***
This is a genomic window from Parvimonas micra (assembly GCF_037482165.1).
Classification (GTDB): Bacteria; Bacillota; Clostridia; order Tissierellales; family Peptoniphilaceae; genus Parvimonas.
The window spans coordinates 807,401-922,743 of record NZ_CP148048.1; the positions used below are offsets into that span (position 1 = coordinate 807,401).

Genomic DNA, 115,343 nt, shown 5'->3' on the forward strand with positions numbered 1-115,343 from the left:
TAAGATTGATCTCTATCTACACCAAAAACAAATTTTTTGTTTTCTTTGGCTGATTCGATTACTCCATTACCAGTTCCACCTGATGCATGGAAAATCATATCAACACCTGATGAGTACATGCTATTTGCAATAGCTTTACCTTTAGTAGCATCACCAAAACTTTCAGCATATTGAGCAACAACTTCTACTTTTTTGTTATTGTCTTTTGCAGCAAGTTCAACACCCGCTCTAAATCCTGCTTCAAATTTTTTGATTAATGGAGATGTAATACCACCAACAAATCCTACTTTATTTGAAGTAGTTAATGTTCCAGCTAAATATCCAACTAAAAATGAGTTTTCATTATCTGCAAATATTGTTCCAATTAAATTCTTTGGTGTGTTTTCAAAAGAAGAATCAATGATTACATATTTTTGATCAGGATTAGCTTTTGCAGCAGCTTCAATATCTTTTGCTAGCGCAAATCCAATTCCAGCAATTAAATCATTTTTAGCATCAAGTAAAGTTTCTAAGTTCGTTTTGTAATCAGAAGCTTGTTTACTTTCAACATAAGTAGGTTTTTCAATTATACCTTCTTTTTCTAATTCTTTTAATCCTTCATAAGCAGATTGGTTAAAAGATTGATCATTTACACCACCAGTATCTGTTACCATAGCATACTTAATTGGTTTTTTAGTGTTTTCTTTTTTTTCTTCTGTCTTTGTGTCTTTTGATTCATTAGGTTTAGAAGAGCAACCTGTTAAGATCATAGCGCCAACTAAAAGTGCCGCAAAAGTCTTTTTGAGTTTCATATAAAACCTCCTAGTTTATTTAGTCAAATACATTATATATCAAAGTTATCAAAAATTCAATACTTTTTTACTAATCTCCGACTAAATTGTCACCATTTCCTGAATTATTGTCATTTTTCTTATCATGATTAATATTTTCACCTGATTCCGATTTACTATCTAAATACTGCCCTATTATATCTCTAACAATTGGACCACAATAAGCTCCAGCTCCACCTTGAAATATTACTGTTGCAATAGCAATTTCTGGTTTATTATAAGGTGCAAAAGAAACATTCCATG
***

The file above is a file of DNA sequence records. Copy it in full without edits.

This is a genomic window from Parvimonas micra (assembly GCF_037482165.1).
Classification (GTDB): Bacteria; Bacillota; Clostridia; order Tissierellales; family Peptoniphilaceae; genus Parvimonas.
The window spans coordinates 807,401-922,743 of record NZ_CP148048.1; the positions used below are offsets into that span (position 1 = coordinate 807,401).

Genomic DNA, 115,343 nt, shown 5'->3' on the forward strand with positions numbered 1-115,343 from the left:
TAAGATTGATCTCTATCTACACCAAAAACAAATTTTTTGTTTTCTTTGGCTGATTCGATTACTCCATTACCAGTTCCACCTGATGCATGGAAAATCATATCAACACCTGATGAGTACATGCTATTTGCAATAGCTTTACCTTTAGTAGCATCACCAAAACTTTCAGCATATTGAGCAACAACTTCTACTTTTTTGTTATTGTCTTTTGCAGCAAGTTCAACACCCGCTCTAAATCCTGCTTCAAATTTTTTGATTAATGGAGATGTAATACCACCAACAAATCCTACTTTATTTGAAGTAGTTAATGTTCCAGCTAAATATCCAACTAAAAATGAGTTTTCATTATCTGCAAATATTGTTCCAATTAAATTCTTTGGTGTGTTTTCAAAAGAAGAATCAATGATTACATATTTTTGATCAGGATTAGCTTTTGCAGCAGCTTCAATATCTTTTGCTAGCGCAAATCCAATTCCAGCAATTAAATCATTTTTAGCATCAAGTAAAGTTTCTAAGTTCGTTTTGTAATCAGAAGCTTGTTTACTTTCAACATAAGTAGGTTTTTCAATTATACCTTCTTTTTCTAATTCTTTTAATCCTTCATAAGCAGATTGGTTAAAAGATTGATCATTTACACCACCAGTATCTGTTACCATAGCATACTTAATTGGTTTTTTAGTGTTTTCTTTTTTTTCTTCTGTCTTTGTGTCTTTTGATTCATTAGGTTTAGAAGAGCAACCTGTTAAGATCATAGCGCCAACTAAAAGTGCCGCAAAAGTCTTTTTGAGTTTCATATAAAACCTCCTAGTTTATTTAGTCAAATACATTATATATCAAAGTTATCAAAAATTCAATACTTTTTTACTAATCTCCGACTAAATTGTCACCATTTCCTGAATTATTGTCATTTTTCTTATCATGATTAATATTTTCACCTGATTCCGATTTACTATCTAAATACTGCCCTATTATATCTCTAACAATTGGACCACAATAAGCTCCAGCTCCACCTTGAAATATTACTGTTGCAATAGCAATTTCTGGTTTATTATAAGGTGCAAAAGAAACATTCCATG